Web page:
Finally, there’s the ABS system, if it has one fitted. The easiest way to check if it does is by looking for the ‘anti lock’ or ABS light on the dashboard, or the ABS pump under the bonnet, although the washer fluid bottle hides it quite well. When you start engine the anti lock/ABS light should come on and then go off again quickly. If it stays on, or if goes out and then comes back on when you’re driving, it means there is a problem. It’s most likely to be the trigger rings, located in each of the hubs. These often rust up and so simply cleaning them with a wire brush can cure the issue. Otherwise, it could be down to a faulty sensor, pump, or control unit (which is located above the glovebox).

    If the anti lock/ #Bosch #ABS icon is on the dashboard but the light doesn’t come on at all then the bulb has been taken out or the entire ABS system has been removed. The latter is fine to pass an MoT still, the former is not, so physically check for the pump, control unit and sensors.


    As you might expect with an ’80s #BMW , rust is a major problem so it’s wise to inspect any #BMW-E28 vigilantly. That’s because most of the worst rot comes from the ground up, so get a good look underneath the car if you can. Look for crunchy-looking jacking points and sills. Then check the front floorpans where they meet the bulkhead and inner sills. Ideally, lift the carpets on the inside on both sides. If this is not feasible then just feel if it’s damp. This will indicate if the drainage holes are blocked (and further possible rot) or possibly there’s a broken heater matrix.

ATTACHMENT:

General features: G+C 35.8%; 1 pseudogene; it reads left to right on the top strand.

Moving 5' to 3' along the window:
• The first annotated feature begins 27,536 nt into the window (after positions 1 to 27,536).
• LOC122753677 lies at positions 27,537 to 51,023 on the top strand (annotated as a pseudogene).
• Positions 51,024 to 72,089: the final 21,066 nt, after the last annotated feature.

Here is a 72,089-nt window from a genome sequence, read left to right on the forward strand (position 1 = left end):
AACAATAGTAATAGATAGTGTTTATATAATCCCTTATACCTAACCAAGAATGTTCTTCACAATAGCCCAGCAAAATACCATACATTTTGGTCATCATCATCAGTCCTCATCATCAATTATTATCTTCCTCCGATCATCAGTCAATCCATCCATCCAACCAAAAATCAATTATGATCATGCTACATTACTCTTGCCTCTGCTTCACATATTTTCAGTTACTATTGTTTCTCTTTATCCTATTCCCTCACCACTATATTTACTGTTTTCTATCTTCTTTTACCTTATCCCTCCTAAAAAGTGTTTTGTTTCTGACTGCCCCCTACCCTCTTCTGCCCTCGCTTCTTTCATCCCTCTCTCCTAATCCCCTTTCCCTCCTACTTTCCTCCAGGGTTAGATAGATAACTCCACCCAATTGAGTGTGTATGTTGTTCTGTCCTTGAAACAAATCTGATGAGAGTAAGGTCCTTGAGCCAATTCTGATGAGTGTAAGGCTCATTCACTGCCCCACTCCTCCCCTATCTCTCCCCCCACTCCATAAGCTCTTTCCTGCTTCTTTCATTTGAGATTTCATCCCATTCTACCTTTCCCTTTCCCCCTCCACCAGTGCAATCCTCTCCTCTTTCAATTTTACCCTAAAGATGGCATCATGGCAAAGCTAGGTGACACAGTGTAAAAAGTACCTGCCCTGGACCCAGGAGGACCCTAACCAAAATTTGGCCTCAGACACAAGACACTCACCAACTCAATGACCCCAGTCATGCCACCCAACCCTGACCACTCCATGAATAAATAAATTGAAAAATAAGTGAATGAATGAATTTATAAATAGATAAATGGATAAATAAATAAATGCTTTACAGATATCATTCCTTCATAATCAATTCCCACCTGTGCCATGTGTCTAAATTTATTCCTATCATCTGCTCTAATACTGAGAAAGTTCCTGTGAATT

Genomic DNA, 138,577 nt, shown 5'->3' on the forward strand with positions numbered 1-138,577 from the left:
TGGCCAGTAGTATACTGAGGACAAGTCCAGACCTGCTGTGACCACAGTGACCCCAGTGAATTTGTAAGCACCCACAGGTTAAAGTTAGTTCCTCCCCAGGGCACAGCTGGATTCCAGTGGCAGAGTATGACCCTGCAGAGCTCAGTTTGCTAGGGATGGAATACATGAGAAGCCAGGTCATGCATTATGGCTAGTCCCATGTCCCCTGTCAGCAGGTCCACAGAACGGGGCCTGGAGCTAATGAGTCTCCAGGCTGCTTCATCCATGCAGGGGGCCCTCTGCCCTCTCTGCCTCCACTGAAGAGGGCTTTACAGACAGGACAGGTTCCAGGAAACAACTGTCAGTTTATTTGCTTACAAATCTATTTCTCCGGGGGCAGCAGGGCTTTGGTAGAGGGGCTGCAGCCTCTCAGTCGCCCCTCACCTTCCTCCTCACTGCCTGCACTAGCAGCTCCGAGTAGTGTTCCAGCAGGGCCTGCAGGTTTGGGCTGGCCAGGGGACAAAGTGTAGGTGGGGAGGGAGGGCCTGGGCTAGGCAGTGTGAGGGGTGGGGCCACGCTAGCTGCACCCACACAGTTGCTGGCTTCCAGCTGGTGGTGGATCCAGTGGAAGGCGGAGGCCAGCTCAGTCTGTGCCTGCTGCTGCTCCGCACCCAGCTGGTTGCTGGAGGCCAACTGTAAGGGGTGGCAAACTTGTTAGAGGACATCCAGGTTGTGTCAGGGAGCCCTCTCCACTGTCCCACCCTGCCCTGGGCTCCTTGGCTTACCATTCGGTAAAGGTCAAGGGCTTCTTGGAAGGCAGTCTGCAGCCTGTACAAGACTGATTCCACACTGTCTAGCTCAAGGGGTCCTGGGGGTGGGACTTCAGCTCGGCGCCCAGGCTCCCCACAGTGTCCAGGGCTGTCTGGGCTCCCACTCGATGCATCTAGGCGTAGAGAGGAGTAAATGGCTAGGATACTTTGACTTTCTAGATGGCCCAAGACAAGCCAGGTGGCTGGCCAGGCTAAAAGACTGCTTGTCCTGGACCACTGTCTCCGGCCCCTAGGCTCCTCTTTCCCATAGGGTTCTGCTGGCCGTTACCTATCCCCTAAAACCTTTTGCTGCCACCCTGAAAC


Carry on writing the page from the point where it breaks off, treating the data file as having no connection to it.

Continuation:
At the rear, the axle mounts are prone to corrosion, which is costly to repair. Also check the rear panel around the numberplate lights, lock mechanism and below the tail-light area for bubbling paint, as this means rot is coming though. Then open the boot and look for signs of moisture. Both the bootlid and taillight seals are known to fail, leaking water into the boot area which will damage the carpet, trim and electrics. Inspect the boot floor and then take a look inside the spare wheel well for signs of corrosion. Working forwards, the doors can rot at the hinges and from the bottom up, as can the front wings – and this can continue along the lip of the arch. Up top, the sunroof panel can rot and any corrosion around the A-pillars and scuttle panel is particularly bad news as repairs here are complex and costly. Under the bonnet, rot can begin in between the inner wings and strut tops, again often due to blocked drainage holes. Finally, the plastics and any chrome work as these bits are hard to find and expensive to replace, if missing or damaged.